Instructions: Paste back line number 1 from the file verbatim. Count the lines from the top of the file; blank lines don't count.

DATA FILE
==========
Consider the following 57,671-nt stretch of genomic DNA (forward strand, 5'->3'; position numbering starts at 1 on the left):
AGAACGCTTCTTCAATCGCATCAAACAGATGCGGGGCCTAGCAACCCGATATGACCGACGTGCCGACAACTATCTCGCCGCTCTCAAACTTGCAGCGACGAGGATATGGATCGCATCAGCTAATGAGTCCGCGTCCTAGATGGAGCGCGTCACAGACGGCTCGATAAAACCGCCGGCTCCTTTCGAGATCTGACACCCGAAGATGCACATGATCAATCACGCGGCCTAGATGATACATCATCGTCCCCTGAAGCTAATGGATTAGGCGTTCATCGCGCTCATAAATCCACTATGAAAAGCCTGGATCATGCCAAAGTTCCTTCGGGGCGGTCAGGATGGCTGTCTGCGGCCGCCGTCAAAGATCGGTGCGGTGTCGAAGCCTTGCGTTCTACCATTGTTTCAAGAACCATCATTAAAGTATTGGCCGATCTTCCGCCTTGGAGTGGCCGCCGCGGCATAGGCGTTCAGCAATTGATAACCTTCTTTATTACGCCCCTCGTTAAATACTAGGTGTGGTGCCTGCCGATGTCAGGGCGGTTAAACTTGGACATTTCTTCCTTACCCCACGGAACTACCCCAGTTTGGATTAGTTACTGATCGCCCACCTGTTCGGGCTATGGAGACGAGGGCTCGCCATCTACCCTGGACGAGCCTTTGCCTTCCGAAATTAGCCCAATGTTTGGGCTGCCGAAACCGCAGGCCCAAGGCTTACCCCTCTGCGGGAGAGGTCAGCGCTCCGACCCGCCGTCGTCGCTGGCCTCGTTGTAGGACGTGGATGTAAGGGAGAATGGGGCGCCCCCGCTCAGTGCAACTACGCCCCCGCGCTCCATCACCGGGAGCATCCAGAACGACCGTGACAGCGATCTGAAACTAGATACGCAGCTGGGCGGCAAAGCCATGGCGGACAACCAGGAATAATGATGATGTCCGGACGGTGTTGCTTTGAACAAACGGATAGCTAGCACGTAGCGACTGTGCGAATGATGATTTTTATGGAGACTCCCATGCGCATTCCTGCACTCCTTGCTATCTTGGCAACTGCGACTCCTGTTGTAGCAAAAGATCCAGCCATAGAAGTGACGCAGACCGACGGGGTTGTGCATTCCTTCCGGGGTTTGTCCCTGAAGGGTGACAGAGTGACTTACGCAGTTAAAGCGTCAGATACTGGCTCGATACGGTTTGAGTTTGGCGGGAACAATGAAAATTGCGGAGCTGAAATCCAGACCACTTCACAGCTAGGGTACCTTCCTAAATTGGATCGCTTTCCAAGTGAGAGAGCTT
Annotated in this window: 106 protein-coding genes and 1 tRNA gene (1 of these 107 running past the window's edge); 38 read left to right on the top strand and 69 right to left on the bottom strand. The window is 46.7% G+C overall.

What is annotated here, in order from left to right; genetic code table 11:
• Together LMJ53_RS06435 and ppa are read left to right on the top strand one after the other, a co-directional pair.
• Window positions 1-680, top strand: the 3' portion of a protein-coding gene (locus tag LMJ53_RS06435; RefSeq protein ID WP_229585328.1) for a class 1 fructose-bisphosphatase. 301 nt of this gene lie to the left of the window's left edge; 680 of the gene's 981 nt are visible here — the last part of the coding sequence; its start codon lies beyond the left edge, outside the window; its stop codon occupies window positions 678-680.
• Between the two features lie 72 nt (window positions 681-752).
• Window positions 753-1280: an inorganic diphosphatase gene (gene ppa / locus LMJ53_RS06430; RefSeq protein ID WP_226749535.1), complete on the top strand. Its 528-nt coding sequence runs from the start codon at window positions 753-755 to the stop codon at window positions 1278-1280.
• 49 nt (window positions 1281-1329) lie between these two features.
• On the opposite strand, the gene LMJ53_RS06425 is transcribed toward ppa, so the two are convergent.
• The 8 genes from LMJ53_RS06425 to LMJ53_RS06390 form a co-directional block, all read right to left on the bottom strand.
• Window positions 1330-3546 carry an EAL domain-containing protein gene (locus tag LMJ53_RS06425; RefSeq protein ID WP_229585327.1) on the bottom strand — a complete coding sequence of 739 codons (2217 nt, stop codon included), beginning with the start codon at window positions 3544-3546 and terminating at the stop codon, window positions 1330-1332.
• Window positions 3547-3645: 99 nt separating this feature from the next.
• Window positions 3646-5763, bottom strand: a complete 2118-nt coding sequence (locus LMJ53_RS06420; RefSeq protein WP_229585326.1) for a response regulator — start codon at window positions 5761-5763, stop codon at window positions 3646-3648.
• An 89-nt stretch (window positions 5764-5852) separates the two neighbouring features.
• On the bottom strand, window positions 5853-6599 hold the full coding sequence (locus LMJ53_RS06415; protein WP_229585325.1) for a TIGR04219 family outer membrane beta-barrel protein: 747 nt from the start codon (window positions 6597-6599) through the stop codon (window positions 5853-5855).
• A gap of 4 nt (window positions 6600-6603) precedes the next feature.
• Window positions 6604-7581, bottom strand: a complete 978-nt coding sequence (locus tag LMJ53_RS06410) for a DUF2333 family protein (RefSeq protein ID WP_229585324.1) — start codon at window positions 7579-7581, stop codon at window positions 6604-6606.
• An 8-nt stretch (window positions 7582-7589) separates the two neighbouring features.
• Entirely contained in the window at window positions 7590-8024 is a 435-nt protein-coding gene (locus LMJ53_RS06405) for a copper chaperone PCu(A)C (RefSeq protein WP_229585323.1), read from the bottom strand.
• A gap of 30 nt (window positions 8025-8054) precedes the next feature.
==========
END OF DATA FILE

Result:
Consider the following 57,671-nt stretch of genomic DNA (forward strand, 5'->3'; position numbering starts at 1 on the left):